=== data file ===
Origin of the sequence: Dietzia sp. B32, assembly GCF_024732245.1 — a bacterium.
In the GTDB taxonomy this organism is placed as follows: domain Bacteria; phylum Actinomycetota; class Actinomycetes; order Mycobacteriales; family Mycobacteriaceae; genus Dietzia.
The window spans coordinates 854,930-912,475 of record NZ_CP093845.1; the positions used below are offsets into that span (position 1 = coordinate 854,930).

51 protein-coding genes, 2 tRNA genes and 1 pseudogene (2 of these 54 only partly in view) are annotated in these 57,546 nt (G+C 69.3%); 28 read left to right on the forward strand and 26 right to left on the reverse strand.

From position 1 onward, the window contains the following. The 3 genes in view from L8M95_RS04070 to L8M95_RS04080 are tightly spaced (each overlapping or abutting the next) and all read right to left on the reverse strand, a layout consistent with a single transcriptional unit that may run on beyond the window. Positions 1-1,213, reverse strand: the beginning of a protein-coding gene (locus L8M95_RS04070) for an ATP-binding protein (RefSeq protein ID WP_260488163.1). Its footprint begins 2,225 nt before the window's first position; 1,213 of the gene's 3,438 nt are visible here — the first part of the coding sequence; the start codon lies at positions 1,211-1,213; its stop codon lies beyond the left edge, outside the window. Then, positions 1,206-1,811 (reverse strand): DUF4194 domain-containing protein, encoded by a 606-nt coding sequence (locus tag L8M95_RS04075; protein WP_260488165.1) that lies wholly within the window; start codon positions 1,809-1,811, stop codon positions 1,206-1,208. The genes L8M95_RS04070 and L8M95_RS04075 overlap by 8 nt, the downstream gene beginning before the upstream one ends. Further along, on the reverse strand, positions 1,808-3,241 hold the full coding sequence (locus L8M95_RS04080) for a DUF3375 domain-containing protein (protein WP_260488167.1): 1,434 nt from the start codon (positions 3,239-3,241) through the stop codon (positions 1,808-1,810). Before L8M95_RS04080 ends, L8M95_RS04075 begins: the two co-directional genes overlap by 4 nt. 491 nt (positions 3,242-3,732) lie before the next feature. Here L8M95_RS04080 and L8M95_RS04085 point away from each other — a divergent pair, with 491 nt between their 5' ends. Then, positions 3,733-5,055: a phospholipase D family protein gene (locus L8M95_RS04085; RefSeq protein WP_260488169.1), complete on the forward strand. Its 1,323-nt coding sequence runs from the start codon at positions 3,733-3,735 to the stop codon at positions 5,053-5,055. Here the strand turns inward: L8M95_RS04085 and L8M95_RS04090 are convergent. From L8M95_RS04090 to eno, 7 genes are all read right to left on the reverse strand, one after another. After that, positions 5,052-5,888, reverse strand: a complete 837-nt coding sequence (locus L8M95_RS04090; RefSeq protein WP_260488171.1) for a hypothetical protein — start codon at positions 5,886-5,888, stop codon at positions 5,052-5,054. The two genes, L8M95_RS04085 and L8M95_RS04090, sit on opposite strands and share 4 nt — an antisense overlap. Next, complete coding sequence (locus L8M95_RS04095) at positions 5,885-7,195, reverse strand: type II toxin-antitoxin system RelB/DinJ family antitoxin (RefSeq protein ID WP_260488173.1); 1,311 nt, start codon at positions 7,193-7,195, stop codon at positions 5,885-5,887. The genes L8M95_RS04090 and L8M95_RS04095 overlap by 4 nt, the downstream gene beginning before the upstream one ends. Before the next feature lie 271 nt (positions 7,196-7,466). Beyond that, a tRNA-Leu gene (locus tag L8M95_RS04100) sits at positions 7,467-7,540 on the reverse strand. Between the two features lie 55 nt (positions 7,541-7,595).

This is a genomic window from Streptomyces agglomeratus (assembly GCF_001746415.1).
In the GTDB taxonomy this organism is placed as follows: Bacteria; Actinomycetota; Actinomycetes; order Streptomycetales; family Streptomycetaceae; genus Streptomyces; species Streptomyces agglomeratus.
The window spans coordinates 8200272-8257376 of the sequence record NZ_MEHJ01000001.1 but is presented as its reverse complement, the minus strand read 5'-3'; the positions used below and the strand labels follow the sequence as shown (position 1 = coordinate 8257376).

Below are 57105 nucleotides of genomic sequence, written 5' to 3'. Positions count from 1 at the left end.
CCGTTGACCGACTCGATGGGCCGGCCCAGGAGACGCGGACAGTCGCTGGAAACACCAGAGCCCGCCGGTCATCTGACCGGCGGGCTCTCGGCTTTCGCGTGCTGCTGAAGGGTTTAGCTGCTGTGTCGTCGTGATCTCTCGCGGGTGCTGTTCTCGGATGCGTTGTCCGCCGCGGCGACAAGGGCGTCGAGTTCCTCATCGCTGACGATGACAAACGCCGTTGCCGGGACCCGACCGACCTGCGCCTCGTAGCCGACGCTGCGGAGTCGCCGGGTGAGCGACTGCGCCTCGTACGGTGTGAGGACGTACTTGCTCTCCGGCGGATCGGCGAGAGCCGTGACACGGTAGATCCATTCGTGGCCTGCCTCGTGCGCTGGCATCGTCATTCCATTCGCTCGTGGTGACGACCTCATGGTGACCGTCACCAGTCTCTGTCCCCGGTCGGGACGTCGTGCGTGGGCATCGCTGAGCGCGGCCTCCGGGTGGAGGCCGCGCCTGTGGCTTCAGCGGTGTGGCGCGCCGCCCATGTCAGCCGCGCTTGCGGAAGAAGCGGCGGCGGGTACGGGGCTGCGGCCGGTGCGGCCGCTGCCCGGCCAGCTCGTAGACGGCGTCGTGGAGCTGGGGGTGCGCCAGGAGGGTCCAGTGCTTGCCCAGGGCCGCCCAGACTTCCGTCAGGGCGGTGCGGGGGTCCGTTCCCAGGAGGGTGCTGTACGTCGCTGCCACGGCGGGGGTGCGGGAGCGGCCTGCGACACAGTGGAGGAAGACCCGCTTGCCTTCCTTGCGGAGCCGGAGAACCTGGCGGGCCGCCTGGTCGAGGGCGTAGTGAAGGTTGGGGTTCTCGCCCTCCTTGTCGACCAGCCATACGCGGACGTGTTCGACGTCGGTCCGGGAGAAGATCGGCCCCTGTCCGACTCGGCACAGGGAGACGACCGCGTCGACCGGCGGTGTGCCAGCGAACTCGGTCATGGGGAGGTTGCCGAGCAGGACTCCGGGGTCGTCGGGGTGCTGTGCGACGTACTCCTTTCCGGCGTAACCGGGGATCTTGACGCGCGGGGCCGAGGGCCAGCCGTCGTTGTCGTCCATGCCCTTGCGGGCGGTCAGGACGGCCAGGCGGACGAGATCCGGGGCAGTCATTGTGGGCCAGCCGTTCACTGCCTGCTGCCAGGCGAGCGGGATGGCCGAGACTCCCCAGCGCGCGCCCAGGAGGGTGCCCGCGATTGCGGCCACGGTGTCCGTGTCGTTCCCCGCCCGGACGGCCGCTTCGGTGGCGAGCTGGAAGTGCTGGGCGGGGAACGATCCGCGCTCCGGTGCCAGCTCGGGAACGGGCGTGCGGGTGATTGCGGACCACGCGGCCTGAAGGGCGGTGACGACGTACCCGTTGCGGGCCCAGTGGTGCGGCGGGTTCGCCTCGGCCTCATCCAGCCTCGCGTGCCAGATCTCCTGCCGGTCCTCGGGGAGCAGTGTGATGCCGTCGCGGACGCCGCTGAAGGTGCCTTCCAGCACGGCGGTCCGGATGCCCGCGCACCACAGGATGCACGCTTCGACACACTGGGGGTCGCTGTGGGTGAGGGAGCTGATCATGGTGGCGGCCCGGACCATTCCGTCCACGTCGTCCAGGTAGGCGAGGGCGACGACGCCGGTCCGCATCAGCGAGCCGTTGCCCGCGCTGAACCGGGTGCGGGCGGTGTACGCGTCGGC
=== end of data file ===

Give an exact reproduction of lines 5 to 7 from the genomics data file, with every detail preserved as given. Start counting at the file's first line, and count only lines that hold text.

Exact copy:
From position 1 onward, the window contains the following. The 3 genes in view from L8M95_RS04070 to L8M95_RS04080 are tightly spaced (each overlapping or abutting the next) and all read right to left on the reverse strand, a layout consistent with a single transcriptional unit that may run on beyond the window. Positions 1-1,213, reverse strand: the beginning of a protein-coding gene (locus L8M95_RS04070) for an ATP-binding protein (RefSeq protein ID WP_260488163.1). Its footprint begins 2,225 nt before the window's first position; 1,213 of the gene's 3,438 nt are visible here — the first part of the coding sequence; the start codon lies at positions 1,211-1,213; its stop codon lies beyond the left edge, outside the window. Then, positions 1,206-1,811 (reverse strand): DUF4194 domain-containing protein, encoded by a 606-nt coding sequence (locus tag L8M95_RS04075; protein WP_260488165.1) that lies wholly within the window; start codon positions 1,809-1,811, stop codon positions 1,206-1,208. The genes L8M95_RS04070 and L8M95_RS04075 overlap by 8 nt, the downstream gene beginning before the upstream one ends. Further along, on the reverse strand, positions 1,808-3,241 hold the full coding sequence (locus L8M95_RS04080) for a DUF3375 domain-containing protein (protein WP_260488167.1): 1,434 nt from the start codon (positions 3,239-3,241) through the stop codon (positions 1,808-1,810). Before L8M95_RS04080 ends, L8M95_RS04075 begins: the two co-directional genes overlap by 4 nt. 491 nt (positions 3,242-3,732) lie before the next feature. Here L8M95_RS04080 and L8M95_RS04085 point away from each other — a divergent pair, with 491 nt between their 5' ends. Then, positions 3,733-5,055: a phospholipase D family protein gene (locus L8M95_RS04085; RefSeq protein WP_260488169.1), complete on the forward strand. Its 1,323-nt coding sequence runs from the start codon at positions 3,733-3,735 to the stop codon at positions 5,053-5,055. Here the strand turns inward: L8M95_RS04085 and L8M95_RS04090 are convergent. From L8M95_RS04090 to eno, 7 genes are all read right to left on the reverse strand, one after another. After that, positions 5,052-5,888, reverse strand: a complete 837-nt coding sequence (locus L8M95_RS04090; RefSeq protein WP_260488171.1) for a hypothetical protein — start codon at positions 5,886-5,888, stop codon at positions 5,052-5,054. The two genes, L8M95_RS04085 and L8M95_RS04090, sit on opposite strands and share 4 nt — an antisense overlap. Next, complete coding sequence (locus L8M95_RS04095) at positions 5,885-7,195, reverse strand: type II toxin-antitoxin system RelB/DinJ family antitoxin (RefSeq protein ID WP_260488173.1); 1,311 nt, start codon at positions 7,193-7,195, stop codon at positions 5,885-5,887. The genes L8M95_RS04090 and L8M95_RS04095 overlap by 4 nt, the downstream gene beginning before the upstream one ends. Before the next feature lie 271 nt (positions 7,196-7,466). Beyond that, a tRNA-Leu gene (locus tag L8M95_RS04100) sits at positions 7,467-7,540 on the reverse strand. Between the two features lie 55 nt (positions 7,541-7,595).

This is a genomic window from Streptomyces agglomeratus (assembly GCF_001746415.1).
In the GTDB taxonomy this organism is placed as follows: Bacteria; Actinomycetota; Actinomycetes; order Streptomycetales; family Streptomycetaceae; genus Streptomyces; species Streptomyces agglomeratus.